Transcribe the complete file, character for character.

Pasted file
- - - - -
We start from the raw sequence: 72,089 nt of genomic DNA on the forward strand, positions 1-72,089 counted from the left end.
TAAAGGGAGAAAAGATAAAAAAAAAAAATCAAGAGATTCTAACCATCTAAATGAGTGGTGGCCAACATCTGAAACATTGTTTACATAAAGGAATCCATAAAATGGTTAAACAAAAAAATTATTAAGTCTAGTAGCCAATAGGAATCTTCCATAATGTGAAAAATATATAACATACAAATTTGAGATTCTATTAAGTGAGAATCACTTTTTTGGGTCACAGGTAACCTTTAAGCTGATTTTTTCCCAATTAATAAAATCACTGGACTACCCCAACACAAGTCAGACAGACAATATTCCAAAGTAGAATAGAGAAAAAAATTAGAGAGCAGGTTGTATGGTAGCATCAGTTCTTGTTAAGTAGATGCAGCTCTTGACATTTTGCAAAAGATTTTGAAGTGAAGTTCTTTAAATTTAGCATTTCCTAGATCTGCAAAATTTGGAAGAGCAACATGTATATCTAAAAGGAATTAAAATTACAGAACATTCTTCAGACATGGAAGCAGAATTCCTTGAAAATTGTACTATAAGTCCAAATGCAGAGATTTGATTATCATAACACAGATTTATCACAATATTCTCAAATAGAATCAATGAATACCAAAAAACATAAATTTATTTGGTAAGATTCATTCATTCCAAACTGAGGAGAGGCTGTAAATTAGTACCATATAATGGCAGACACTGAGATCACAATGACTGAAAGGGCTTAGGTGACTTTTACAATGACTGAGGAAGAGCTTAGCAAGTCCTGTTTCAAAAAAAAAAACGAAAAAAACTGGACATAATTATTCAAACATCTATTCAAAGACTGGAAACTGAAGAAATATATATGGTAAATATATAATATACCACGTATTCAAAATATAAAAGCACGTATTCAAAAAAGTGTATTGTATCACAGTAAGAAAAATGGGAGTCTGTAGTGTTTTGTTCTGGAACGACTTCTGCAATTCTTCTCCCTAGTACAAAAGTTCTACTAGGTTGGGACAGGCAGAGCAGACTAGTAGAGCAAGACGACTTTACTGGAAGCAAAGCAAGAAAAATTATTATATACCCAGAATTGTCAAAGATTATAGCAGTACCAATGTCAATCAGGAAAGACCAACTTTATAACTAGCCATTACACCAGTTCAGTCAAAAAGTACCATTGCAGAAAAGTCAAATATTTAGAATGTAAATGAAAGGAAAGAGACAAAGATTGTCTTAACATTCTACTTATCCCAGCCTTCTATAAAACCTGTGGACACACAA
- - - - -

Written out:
We start from the raw sequence: 72,089 nt of genomic DNA on the forward strand, positions 1-72,089 counted from the left end.
TAAAGGGAGAAAAGATAAAAAAAAAAAATCAAGAGATTCTAACCATCTAAATGAGTGGTGGCCAACATCTGAAACATTGTTTACATAAAGGAATCCATAAAATGGTTAAACAAAAAAATTATTAAGTCTAGTAGCCAATAGGAATCTTCCATAATGTGAAAAATATATAACATACAAATTTGAGATTCTATTAAGTGAGAATCACTTTTTTGGGTCACAGGTAACCTTTAAGCTGATTTTTTCCCAATTAATAAAATCACTGGACTACCCCAACACAAGTCAGACAGACAATATTCCAAAGTAGAATAGAGAAAAAAATTAGAGAGCAGGTTGTATGGTAGCATCAGTTCTTGTTAAGTAGATGCAGCTCTTGACATTTTGCAAAAGATTTTGAAGTGAAGTTCTTTAAATTTAGCATTTCCTAGATCTGCAAAATTTGGAAGAGCAACATGTATATCTAAAAGGAATTAAAATTACAGAACATTCTTCAGACATGGAAGCAGAATTCCTTGAAAATTGTACTATAAGTCCAAATGCAGAGATTTGATTATCATAACACAGATTTATCACAATATTCTCAAATAGAATCAATGAATACCAAAAAACATAAATTTATTTGGTAAGATTCATTCATTCCAAACTGAGGAGAGGCTGTAAATTAGTACCATATAATGGCAGACACTGAGATCACAATGACTGAAAGGGCTTAGGTGACTTTTACAATGACTGAGGAAGAGCTTAGCAAGTCCTGTTTCAAAAAAAAAAACGAAAAAAACTGGACATAATTATTCAAACATCTATTCAAAGACTGGAAACTGAAGAAATATATATGGTAAATATATAATATACCACGTATTCAAAATATAAAAGCACGTATTCAAAAAAGTGTATTGTATCACAGTAAGAAAAATGGGAGTCTGTAGTGTTTTGTTCTGGAACGACTTCTGCAATTCTTCTCCCTAGTACAAAAGTTCTACTAGGTTGGGACAGGCAGAGCAGACTAGTAGAGCAAGACGACTTTACTGGAAGCAAAGCAAGAAAAATTATTATATACCCAGAATTGTCAAAGATTATAGCAGTACCAATGTCAATCAGGAAAGACCAACTTTATAACTAGCCATTACACCAGTTCAGTCAAAAAGTACCATTGCAGAAAAGTCAAATATTTAGAATGTAAATGAAAGGAAAGAGACAAAGATTGTCTTAACATTCTACTTATCCCAGCCTTCTATAAAACCTGTGGACACACAA